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Ethical vegans should not be discriminated against; that’s official.


It also seems that veganism is now mainstream as well as being a philosophical belief. Therefore perhaps we have to ask the question: will 2020 be the year where plant based foods outstrip conventional meat based products and is this the right thing to do?


Can a meat producer really create plant-based foods to rival the real thing?


As a recruiter in the Food and Ingredients sector I talk to many people in the course of a year So my ears really did prick up when I found myself in conversation with the CEO about plant based products. You have to take note when a significant meat product manufacturer is actually developing a plant based alternative. I did wonder whether I had heard him correctly. No, it’s true surely this must underscore the fact that significant dietary change is afoot.


Searching for the ultimate no meat, meaty taste


You may well be asking yourself just why a meat producer would even consider working on the development of a non meat based product. They say there’s no one better to understand just what needs to be done to create the ultimate 'no meat, meaty taste'.


Are we just talking about another shade of hyper consumerism?


Obviously we have to take into consideration the potential for taking a giant slice of the plant based pie is too attractive to ignore. You only need to take a mainstream retailer like Greggs that bravely launched a vegan sausage roll last year. This helped generate a 9.6% Increase in sales. On the back of this success they have now launched a plant based Steak Bake. KFC’s imposter burger is also selling well and McDonalds is following suit. It appears you can't ignore the sound of 600 000 marching UK vegans with open wallets.


Right now meat free alternatives are worth more than £405 million


Tesco’s Wicked Kitchen range has been selling well too and the brand has diversified into producing spices and marinades all targeted at plant based consumers. Tesco have seen more than a 25% increase in their plant-based food sales and it seems the nation’s appetite for this kind of food is still growing. In fact there has been a 19 % increase in the consumption of plant based milk since 2018 and 1 in 3 Brits have amended their meat consumption. In fact meat free alternatives have risen to £405 million so why wouldn’t all manufacturers embrace this change?


I think this focus on veganism is both fascinating and concerning in equal measure.


If we all veer towards plant based meals what impact will this have for the dairy industry as one example? However, will this be the time when the dairy industry innovates and transforms itself? Isn’t it time they too embraced change?


Maybe additional competition will be a good thing, especially post Brexit?


Will plant based products be the UK’s USP? It’s a thought. Yet I can’t help wondering what will happen to the UK countryside if we stop producing so many head of cattle. After all, farmers have been leading the way in producing climate friendly food, according to Stuart Roberts of the NFU. He says farmers are even aiming to be net zero by 2040. He is keen to spread the word that not all meat producers globally shares the same carbon footprint. If meat is grass fed we have the opportunity to ‘support the transition to regenerative farming systems’ according to Patrick Holden, Director of the Sustainable Food Trust. He says that the fertility of the soil needs to be rebuilt to be free from the intensive farming of the recent past; eating more grass fed lamb and beef would help this. It’s certainly something to consider in our rush to become vegan to save the planet. Surely it would be good to shop more responsibly? I am just thinking aloud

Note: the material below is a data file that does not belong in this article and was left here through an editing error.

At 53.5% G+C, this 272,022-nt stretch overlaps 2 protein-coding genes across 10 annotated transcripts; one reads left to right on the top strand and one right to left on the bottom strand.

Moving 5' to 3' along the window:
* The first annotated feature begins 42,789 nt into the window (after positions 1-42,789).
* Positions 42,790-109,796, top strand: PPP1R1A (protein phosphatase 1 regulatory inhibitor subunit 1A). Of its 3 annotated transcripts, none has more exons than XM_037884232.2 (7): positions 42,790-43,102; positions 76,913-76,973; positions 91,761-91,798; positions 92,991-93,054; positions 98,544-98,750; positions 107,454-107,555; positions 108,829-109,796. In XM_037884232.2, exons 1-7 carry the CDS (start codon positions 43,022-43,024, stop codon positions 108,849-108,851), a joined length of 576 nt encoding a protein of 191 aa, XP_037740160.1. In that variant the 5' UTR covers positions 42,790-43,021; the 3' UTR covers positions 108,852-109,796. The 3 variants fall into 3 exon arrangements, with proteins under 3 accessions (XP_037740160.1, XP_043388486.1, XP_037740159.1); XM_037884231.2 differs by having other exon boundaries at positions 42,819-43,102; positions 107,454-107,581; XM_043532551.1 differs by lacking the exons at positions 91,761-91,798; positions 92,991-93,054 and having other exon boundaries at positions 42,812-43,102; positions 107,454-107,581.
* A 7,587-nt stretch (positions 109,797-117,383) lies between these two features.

photo Charles G


All farmers are equal but some are more equal than others


After all, it would be easy to dismiss such claims if you are swayed by the plant-based argument. Holden says that farming land in the UK is two thirds pasture, and of course, these lands form a significant part of carbon capture. This is called the soil carbon bank. Therefore eating grass fed lamb or beef that is produced in the UK might well form part of the solution. It also reduces food miles. So isn’t it important not to tar every farmer with the same brush and simply abandon meat?


A little of what you fancy does you good...perhaps

Historically, the adage: ‘variety is the spice of life’ was common and maybe it’s something we need to reconsider as we make changes regarding how we live and what we eat. In my opinion, eating less meat and increasing the number of vegetables we consume can only be beneficial. What does concern me is if we do not change our eating habits and simply continue our love affair with highly processed and packaged food, whether that’s plant based or otherwise, not much will change.


Someone once said to me that the best way to remain healthy is to abandon the fridge.


It sounds drastic, but if you think about it, if we ate fresh every day and prepared food from scratch, having bought just what we needed, wouldn’t that make a massive change to the amount we buy and what we waste? I’m not sure if ‘going vegan’, Veganuary etc. is exactly the solution we need. Surely this is a simplistic approach and the arguments are far more complex; what do you think?


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